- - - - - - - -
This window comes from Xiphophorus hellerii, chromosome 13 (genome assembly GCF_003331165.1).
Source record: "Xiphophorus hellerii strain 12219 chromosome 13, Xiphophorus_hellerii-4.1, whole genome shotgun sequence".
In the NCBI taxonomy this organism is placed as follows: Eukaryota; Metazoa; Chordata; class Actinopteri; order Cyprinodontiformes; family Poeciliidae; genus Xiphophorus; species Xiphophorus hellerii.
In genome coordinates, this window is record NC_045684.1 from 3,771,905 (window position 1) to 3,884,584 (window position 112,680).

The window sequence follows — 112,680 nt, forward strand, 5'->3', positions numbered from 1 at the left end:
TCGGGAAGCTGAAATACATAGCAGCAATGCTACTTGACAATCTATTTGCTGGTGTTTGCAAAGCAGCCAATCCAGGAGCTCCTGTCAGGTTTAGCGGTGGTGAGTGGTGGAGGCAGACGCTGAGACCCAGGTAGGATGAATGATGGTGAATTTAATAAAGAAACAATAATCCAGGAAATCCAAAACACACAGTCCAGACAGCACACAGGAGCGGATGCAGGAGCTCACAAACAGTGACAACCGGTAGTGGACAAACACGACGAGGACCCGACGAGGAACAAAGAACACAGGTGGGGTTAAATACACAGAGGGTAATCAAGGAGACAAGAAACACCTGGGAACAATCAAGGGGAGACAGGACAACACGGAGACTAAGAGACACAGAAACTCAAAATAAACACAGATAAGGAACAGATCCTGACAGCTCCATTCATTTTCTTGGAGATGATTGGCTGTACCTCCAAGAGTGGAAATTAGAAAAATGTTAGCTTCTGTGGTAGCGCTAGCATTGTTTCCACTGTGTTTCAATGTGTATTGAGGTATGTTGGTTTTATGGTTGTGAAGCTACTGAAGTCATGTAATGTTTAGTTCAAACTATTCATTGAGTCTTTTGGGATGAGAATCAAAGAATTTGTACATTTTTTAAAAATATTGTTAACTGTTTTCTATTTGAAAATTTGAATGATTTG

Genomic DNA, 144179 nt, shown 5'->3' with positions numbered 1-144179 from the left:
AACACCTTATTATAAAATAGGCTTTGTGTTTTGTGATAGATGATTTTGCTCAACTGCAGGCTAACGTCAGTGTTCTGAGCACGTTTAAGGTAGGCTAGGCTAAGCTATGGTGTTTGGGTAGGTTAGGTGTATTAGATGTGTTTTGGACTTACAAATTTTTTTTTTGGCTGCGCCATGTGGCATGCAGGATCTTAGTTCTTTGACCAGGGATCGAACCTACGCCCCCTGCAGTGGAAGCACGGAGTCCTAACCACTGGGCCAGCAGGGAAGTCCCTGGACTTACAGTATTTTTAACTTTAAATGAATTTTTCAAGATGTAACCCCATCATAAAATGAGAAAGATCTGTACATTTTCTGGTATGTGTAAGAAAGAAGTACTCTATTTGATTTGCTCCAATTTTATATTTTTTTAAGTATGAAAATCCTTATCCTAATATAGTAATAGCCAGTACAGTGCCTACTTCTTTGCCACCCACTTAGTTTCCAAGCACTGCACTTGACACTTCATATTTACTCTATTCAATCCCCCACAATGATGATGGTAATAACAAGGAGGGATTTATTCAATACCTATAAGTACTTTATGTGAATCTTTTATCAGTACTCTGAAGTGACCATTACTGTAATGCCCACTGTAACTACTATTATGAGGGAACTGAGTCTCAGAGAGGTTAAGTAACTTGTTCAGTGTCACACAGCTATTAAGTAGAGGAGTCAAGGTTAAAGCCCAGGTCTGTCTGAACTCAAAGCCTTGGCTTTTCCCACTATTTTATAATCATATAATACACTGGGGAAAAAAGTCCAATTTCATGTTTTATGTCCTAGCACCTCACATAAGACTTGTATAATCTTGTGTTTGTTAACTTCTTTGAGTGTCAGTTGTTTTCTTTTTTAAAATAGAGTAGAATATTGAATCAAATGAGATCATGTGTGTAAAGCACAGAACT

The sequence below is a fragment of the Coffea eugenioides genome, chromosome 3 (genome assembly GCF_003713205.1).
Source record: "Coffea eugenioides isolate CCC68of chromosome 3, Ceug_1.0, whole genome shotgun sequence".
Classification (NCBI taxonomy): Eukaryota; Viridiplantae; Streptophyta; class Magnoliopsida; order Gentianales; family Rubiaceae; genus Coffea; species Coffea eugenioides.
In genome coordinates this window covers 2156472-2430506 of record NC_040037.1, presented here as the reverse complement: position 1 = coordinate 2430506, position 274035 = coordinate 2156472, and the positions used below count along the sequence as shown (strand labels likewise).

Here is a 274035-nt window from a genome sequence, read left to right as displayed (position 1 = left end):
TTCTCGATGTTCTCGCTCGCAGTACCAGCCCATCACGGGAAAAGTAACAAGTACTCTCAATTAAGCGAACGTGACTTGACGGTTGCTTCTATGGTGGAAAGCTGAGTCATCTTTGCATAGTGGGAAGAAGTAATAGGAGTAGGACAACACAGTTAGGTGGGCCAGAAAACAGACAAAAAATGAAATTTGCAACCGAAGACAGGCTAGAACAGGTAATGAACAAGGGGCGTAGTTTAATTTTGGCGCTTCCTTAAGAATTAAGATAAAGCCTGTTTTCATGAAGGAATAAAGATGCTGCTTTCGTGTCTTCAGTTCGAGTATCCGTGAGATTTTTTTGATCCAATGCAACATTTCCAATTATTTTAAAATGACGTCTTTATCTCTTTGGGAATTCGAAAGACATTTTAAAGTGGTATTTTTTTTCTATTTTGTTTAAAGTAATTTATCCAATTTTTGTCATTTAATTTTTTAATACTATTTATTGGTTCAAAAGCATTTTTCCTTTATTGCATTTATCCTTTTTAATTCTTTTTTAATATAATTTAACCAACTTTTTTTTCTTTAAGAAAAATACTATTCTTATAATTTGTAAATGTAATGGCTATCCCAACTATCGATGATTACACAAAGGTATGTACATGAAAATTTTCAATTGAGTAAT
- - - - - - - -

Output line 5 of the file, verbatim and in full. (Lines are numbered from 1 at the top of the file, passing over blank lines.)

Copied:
The window sequence follows — 112,680 nt, forward strand, 5'->3', positions numbered from 1 at the left end: